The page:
Historian Lonnie G. Bunch III was a teenager when he heard the story of Emmett Till, the Chicago 14-year-old who was beaten and killed in 1955 for whistling at a white woman during a visit to Mississippi.
“I never forgot that,” added Bunch, who would go on to become the founding director of the National Museum of African American History and Culture.
Before he was appointed to that position, Bunch was president of the Chicago Historical Society, where he became friends with the author and historian Studs Terkel, who seemed to know everyone in Chicago, including Emmett’s mother, Mamie Till Mobley. Bunch had wanted to meet her, so in early 2003, Terkel set up a lunch.
“She was very short. Her feet didn’t touch the floor when she sat in the chair,” Bunch recalled. “She told everything about her fears of letting Emmett go into the South, but she thought she had convinced him how to behave.”
After her son was killed, Till Mobley had to fight to get his casket. It arrived in Chicago locked in chains. “When it got to the funeral home, she said, ‘Open this casket,’ ” Bunch recalled. By that point, Bunch was crying. Till Mobley, who died later that year, continued on, stoically describing her son’s mangled body, which the world would see lying in that open casket.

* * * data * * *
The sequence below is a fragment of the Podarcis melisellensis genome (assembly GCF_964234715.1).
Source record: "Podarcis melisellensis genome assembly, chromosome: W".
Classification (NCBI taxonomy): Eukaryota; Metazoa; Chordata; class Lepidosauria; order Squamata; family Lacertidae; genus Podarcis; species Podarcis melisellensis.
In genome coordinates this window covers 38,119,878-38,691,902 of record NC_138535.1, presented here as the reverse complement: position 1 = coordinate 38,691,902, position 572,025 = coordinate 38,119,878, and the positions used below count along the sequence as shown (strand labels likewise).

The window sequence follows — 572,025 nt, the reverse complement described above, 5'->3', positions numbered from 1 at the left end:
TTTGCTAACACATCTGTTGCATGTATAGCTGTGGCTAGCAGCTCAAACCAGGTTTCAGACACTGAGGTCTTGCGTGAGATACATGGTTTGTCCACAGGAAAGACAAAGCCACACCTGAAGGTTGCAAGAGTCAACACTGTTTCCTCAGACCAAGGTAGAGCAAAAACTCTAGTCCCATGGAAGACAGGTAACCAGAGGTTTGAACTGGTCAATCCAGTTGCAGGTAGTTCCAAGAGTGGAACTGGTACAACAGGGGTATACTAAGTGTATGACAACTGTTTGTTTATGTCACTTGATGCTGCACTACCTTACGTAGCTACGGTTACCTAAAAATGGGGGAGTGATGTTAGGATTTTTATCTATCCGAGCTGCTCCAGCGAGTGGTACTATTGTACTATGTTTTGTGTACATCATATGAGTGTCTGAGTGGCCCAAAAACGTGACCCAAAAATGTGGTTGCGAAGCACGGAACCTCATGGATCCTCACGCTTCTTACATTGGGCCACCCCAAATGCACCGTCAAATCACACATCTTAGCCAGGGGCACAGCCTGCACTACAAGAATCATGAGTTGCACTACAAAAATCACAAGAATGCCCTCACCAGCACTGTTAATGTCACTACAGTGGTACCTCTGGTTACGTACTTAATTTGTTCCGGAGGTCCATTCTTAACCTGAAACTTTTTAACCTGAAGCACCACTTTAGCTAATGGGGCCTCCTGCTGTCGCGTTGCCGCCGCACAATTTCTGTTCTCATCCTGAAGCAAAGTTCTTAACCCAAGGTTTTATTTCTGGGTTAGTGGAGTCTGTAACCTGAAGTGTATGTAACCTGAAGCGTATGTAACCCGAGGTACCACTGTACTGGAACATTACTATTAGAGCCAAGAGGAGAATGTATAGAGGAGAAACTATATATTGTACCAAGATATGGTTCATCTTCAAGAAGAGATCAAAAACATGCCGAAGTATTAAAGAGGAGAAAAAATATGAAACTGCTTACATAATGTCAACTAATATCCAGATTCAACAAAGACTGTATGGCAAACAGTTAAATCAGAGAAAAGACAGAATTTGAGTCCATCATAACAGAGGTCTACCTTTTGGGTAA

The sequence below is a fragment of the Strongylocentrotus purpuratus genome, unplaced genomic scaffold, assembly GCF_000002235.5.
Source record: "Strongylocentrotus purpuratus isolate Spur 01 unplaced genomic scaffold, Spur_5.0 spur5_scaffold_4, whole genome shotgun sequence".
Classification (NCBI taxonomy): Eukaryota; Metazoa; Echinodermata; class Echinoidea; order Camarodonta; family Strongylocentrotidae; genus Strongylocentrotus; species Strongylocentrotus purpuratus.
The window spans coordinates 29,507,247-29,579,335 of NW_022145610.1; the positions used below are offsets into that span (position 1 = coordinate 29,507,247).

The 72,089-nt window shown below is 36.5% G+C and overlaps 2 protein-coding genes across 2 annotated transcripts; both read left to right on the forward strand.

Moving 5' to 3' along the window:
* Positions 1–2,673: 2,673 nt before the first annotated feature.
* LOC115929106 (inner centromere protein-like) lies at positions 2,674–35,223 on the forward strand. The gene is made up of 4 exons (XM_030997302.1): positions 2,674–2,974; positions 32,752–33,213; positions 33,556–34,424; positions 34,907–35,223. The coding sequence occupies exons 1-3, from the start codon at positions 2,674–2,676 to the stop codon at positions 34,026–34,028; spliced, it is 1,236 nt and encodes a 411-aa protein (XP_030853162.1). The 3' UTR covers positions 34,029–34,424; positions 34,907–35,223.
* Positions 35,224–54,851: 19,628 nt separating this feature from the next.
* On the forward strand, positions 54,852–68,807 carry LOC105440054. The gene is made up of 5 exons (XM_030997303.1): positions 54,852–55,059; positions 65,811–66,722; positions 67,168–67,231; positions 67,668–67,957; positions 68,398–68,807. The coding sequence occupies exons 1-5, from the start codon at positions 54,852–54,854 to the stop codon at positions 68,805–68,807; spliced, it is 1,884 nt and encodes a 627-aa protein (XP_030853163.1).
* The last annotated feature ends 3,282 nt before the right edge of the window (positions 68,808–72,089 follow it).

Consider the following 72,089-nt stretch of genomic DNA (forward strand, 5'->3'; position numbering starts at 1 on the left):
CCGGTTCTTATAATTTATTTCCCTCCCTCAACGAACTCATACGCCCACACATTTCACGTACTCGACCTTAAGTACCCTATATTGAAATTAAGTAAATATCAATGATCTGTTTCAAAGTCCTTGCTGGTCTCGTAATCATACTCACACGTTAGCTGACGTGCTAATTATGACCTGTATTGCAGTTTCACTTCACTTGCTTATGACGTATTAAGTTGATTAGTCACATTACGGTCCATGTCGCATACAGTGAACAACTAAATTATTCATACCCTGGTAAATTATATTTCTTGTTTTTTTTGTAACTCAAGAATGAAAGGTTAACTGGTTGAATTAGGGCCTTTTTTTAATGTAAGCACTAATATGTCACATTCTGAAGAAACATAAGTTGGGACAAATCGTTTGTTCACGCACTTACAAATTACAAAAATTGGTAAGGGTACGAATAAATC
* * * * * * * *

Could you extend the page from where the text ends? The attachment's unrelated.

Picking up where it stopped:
In 2004, the FBI reopened the investigation into Till’s murder as part of a push to bring civil-rights-era cold cases to justice. Investigators exhumed his body for an autopsy, and he was reburied in a new casket. The old one was sent back to a cemetery in Chicago, where it fell into disrepair.
In 2009, Till’s family contacted Bunch about taking the casket and preserving it.
At first, Bunch worried that it would be ghoulish to display it in the museum. Then he thought back to his conversation with Mamie Till Mobley.
With her words echoing in his mind, he made it the centerpiece of a display about Till and his mother that beckons visitors to remember the nation’s history of racial violence.
Item: Emmett Till's casket
Donor:Relatives of Emmett Till
Museum exhibition:"Defending Freedom, Defining Freedom: Era of Segregation, 1876-1968"
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